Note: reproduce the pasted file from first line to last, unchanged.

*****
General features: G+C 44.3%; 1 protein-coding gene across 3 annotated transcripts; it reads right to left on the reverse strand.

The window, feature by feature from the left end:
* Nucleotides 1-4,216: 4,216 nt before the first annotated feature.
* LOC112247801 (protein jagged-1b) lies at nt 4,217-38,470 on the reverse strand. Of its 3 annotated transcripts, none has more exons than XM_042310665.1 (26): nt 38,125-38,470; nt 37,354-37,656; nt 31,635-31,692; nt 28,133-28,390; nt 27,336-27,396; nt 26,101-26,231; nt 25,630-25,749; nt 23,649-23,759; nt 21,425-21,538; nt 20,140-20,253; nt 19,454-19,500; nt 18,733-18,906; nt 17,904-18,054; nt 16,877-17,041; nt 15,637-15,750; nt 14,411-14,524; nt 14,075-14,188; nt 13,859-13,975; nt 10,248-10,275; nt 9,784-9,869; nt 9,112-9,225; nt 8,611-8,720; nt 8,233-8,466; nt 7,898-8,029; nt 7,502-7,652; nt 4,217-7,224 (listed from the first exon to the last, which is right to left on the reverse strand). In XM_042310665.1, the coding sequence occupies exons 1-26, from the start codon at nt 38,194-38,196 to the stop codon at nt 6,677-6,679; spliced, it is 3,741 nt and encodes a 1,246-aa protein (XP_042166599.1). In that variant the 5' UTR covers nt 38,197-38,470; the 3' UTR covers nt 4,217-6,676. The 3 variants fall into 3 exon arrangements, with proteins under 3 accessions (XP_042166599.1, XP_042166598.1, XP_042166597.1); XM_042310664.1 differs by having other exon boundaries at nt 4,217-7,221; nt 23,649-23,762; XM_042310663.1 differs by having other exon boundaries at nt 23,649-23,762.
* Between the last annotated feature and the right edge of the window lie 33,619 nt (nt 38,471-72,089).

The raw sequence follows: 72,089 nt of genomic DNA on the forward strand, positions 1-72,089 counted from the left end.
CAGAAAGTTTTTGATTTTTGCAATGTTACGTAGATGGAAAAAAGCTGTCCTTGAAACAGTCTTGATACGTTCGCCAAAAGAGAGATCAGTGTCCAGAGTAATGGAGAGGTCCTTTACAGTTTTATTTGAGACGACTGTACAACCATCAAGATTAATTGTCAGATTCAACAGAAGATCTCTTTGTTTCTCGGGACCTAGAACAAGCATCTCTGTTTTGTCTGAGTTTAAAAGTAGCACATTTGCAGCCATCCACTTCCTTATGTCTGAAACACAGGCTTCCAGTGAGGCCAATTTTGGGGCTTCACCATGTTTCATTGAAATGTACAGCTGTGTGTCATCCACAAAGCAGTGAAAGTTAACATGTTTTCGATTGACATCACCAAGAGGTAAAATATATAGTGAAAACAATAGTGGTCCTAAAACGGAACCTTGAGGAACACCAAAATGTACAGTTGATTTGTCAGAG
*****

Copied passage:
General features: G+C 44.3%; 1 protein-coding gene across 3 annotated transcripts; it reads right to left on the reverse strand.

The window, feature by feature from the left end:
* Nucleotides 1-4,216: 4,216 nt before the first annotated feature.
* LOC112247801 (protein jagged-1b) lies at nt 4,217-38,470 on the reverse strand. Of its 3 annotated transcripts, none has more exons than XM_042310665.1 (26): nt 38,125-38,470; nt 37,354-37,656; nt 31,635-31,692; nt 28,133-28,390; nt 27,336-27,396; nt 26,101-26,231; nt 25,630-25,749; nt 23,649-23,759; nt 21,425-21,538; nt 20,140-20,253; nt 19,454-19,500; nt 18,733-18,906; nt 17,904-18,054; nt 16,877-17,041; nt 15,637-15,750; nt 14,411-14,524; nt 14,075-14,188; nt 13,859-13,975; nt 10,248-10,275; nt 9,784-9,869; nt 9,112-9,225; nt 8,611-8,720; nt 8,233-8,466; nt 7,898-8,029; nt 7,502-7,652; nt 4,217-7,224 (listed from the first exon to the last, which is right to left on the reverse strand). In XM_042310665.1, the coding sequence occupies exons 1-26, from the start codon at nt 38,194-38,196 to the stop codon at nt 6,677-6,679; spliced, it is 3,741 nt and encodes a 1,246-aa protein (XP_042166599.1). In that variant the 5' UTR covers nt 38,197-38,470; the 3' UTR covers nt 4,217-6,676. The 3 variants fall into 3 exon arrangements, with proteins under 3 accessions (XP_042166599.1, XP_042166598.1, XP_042166597.1); XM_042310664.1 differs by having other exon boundaries at nt 4,217-7,221; nt 23,649-23,762; XM_042310663.1 differs by having other exon boundaries at nt 23,649-23,762.
* Between the last annotated feature and the right edge of the window lie 33,619 nt (nt 38,471-72,089).

The raw sequence follows: 72,089 nt of genomic DNA on the forward strand, positions 1-72,089 counted from the left end.
CAGAAAGTTTTTGATTTTTGCAATGTTACGTAGATGGAAAAAAGCTGTCCTTGAAACAGTCTTGATACGTTCGCCAAAAGAGAGATCAGTGTCCAGAGTAATGGAGAGGTCCTTTACAGTTTTATTTGAGACGACTGTACAACCATCAAGATTAATTGTCAGATTCAACAGAAGATCTCTTTGTTTCTCGGGACCTAGAACAAGCATCTCTGTTTTGTCTGAGTTTAAAAGTAGCACATTTGCAGCCATCCACTTCCTTATGTCTGAAACACAGGCTTCCAGTGAGGCCAATTTTGGGGCTTCACCATGTTTCATTGAAATGTACAGCTGTGTGTCATCCACAAAGCAGTGAAAGTTAACATGTTTTCGATTGACATCACCAAGAGGTAAAATATATAGTGAAAACAATAGTGGTCCTAAAACGGAACCTTGAGGAACACCAAAATGTACAGTTGATTTGTCAGAG